I wasn’t seeing that particular output on the console, and the screen was just blank/black and I could hear the music. But, this fix did work for me on Ubuntu Linux 10.10 (Maverick).
A user at work reported that ChemDraw suddenly started segfault-ing (crashing) on startup on his Mac. He’d opened a support ticket with CambridgeSoft and tried their suggestions, basically deleting every file associated with ChemDraw and reinstalling, which didn’t correct the problem.
I suspected that this was an issue with ChemDraw 12.0.2 (I’m using 12.0.1 and so are other CMLD members for the research lab I support). I suggested that he create a new user on his Mac and see if ChemDraw works correctly. I reasoned that ChemDraw was upgraded sometime in the past, and that there may have been some user preferences causing issues after upgrading, or some preferences settings were corrupted.
If a new user was able to use ChemDraw, then this would indicate that the installation is valid and working, and the issue is with the user’s preferences. If ChemDraw didn’t work, then the issue is probably with the installation, and we would need to install the application, and hunt down any remnants of the installation that may be in /Library or /System and then reinstall 12.0.1 to see if that would resolve the problem.
In this case, ChemDraw worked for the new user, thus indicating that the issue was not with the installation, but with the user’s setting. Deleting any files whose name started with com.cambridgesoft files in
/Users/[Your User Name]/Library/Preferences
resolved the problem.
Friday before I left work I kicked off the upgrade to Mac OS 10.6.3 on the MacBook Pro (MBP) I use at work. I’d already upgrade my personal MacBook at home (that I got a deal on at MicroCenter) and I didn’t have any observeable problems or issues and I was confident that I could upgrade and not bork my work environment.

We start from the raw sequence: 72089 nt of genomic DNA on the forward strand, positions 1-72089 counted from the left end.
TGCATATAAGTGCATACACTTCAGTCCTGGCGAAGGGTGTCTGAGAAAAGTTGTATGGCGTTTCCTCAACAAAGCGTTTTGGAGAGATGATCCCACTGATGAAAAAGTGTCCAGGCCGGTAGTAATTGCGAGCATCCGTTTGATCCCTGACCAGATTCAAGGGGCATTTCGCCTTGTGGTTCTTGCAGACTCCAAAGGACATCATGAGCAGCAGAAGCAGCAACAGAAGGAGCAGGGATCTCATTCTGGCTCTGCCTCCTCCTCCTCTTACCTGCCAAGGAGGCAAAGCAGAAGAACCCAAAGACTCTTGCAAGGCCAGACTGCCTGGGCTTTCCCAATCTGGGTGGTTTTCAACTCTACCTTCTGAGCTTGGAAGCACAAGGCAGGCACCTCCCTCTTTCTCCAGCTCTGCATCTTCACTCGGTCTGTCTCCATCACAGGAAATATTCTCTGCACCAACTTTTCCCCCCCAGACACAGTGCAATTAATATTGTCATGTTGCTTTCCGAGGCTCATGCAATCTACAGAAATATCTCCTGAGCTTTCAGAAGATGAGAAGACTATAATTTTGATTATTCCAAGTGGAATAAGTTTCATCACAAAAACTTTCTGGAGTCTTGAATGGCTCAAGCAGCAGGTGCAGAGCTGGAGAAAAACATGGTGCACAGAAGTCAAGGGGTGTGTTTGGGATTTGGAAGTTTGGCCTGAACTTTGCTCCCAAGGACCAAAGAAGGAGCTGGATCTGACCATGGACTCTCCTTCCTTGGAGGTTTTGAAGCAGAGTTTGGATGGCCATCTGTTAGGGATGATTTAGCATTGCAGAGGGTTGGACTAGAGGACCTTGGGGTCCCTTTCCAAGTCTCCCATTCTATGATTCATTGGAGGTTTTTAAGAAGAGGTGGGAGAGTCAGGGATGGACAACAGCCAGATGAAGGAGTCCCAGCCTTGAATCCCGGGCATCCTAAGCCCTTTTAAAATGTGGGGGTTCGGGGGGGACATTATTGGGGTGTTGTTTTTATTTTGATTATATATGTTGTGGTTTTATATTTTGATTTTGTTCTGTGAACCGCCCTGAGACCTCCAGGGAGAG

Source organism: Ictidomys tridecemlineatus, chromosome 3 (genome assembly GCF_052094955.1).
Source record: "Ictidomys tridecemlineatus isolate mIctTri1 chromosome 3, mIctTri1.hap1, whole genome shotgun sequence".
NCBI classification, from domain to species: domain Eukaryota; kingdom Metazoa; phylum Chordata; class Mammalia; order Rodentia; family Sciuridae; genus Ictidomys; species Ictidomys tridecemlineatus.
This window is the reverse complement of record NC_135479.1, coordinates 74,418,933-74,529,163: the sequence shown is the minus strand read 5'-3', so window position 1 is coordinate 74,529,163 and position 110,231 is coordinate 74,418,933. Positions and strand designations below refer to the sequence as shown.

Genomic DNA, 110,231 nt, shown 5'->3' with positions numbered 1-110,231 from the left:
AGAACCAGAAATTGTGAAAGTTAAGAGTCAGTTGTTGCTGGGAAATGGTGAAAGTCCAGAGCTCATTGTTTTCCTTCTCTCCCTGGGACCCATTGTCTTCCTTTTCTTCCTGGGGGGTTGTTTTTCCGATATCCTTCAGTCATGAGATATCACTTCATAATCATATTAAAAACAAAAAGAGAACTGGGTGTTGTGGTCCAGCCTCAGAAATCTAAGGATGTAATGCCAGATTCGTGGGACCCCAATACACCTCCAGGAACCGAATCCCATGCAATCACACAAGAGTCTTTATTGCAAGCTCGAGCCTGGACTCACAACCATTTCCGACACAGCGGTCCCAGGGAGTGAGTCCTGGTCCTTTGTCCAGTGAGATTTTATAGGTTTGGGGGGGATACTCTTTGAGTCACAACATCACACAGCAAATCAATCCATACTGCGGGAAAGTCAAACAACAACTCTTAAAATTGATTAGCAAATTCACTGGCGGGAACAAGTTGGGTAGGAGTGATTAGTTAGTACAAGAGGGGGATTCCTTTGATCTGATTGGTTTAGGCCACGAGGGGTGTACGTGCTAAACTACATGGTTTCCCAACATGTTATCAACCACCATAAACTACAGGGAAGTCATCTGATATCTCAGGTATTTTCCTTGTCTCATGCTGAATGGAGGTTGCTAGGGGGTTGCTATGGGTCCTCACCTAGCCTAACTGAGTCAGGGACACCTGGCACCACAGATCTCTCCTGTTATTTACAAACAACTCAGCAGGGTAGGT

When I arrived back into work on Monday it looked like the upgrade had completed. I logged into the MBP and my Bluetooth MagicMouse wasn’t working, and all bluetooth settings were unavailable and grayed out (both on the status bar, and in System Preferences).
I figured something had gotten out of sync during the upgrade and I thought a reboot would fix the problem. Rebooting didn’t fix the problem, but manually reinstalling the upgrade did solve the problem and Bluetooth is active and settings are accessible.
You can manually get the upgrade at:
However, when I tried to sync with my phone, a Sony Ericsson C902, the connection keeps dropping. So Bluetooth in 10.6.3 might be a bit flaky.
Recently I updated the wp-supercache plugin. It’s a plugin for WordPress which is the blogging software that runs this site. Wp-supercache is used to cache pages and is very useful if this blog should happen to get Slashdotted.
Wp-supercache now supports the wp-mobile plugin. What isn’t obvious from the wp-supercache settings is that you need to install the wp-mobile plugin. Get it at http://wordpress.org/extend/plugins/wordpress-mobile-edition/ unzip it, and then read the included README.txt to configure it properly.